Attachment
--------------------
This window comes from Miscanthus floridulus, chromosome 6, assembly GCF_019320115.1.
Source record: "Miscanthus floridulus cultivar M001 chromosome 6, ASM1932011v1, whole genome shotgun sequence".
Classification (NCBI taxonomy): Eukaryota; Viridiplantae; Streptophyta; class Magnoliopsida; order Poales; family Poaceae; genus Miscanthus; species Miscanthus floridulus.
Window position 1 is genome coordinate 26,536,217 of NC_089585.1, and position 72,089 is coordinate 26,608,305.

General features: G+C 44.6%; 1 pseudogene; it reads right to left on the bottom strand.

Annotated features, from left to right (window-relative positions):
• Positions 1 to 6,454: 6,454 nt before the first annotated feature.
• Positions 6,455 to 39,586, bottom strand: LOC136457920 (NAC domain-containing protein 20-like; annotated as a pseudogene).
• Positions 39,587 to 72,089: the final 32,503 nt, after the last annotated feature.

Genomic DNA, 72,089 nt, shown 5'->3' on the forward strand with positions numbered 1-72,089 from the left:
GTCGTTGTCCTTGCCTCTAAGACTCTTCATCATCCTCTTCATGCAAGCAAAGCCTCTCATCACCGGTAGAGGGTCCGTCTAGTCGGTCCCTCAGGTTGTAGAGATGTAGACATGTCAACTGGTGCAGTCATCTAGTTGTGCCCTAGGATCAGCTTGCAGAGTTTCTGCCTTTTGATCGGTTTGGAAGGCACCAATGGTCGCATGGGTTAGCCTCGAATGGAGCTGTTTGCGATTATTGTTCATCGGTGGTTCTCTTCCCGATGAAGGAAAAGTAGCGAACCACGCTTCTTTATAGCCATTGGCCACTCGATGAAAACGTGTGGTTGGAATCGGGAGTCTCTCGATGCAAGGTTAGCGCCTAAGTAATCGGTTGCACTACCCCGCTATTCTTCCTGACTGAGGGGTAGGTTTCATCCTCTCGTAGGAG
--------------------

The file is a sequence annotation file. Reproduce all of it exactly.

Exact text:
This window comes from Miscanthus floridulus, chromosome 6, assembly GCF_019320115.1.
Source record: "Miscanthus floridulus cultivar M001 chromosome 6, ASM1932011v1, whole genome shotgun sequence".
Classification (NCBI taxonomy): Eukaryota; Viridiplantae; Streptophyta; class Magnoliopsida; order Poales; family Poaceae; genus Miscanthus; species Miscanthus floridulus.
Window position 1 is genome coordinate 26,536,217 of NC_089585.1, and position 72,089 is coordinate 26,608,305.

General features: G+C 44.6%; 1 pseudogene; it reads right to left on the bottom strand.

Annotated features, from left to right (window-relative positions):
• Positions 1 to 6,454: 6,454 nt before the first annotated feature.
• Positions 6,455 to 39,586, bottom strand: LOC136457920 (NAC domain-containing protein 20-like; annotated as a pseudogene).
• Positions 39,587 to 72,089: the final 32,503 nt, after the last annotated feature.

Genomic DNA, 72,089 nt, shown 5'->3' on the forward strand with positions numbered 1-72,089 from the left:
GTCGTTGTCCTTGCCTCTAAGACTCTTCATCATCCTCTTCATGCAAGCAAAGCCTCTCATCACCGGTAGAGGGTCCGTCTAGTCGGTCCCTCAGGTTGTAGAGATGTAGACATGTCAACTGGTGCAGTCATCTAGTTGTGCCCTAGGATCAGCTTGCAGAGTTTCTGCCTTTTGATCGGTTTGGAAGGCACCAATGGTCGCATGGGTTAGCCTCGAATGGAGCTGTTTGCGATTATTGTTCATCGGTGGTTCTCTTCCCGATGAAGGAAAAGTAGCGAACCACGCTTCTTTATAGCCATTGGCCACTCGATGAAAACGTGTGGTTGGAATCGGGAGTCTCTCGATGCAAGGTTAGCGCCTAAGTAATCGGTTGCACTACCCCGCTATTCTTCCTGACTGAGGGGTAGGTTTCATCCTCTCGTAGGAG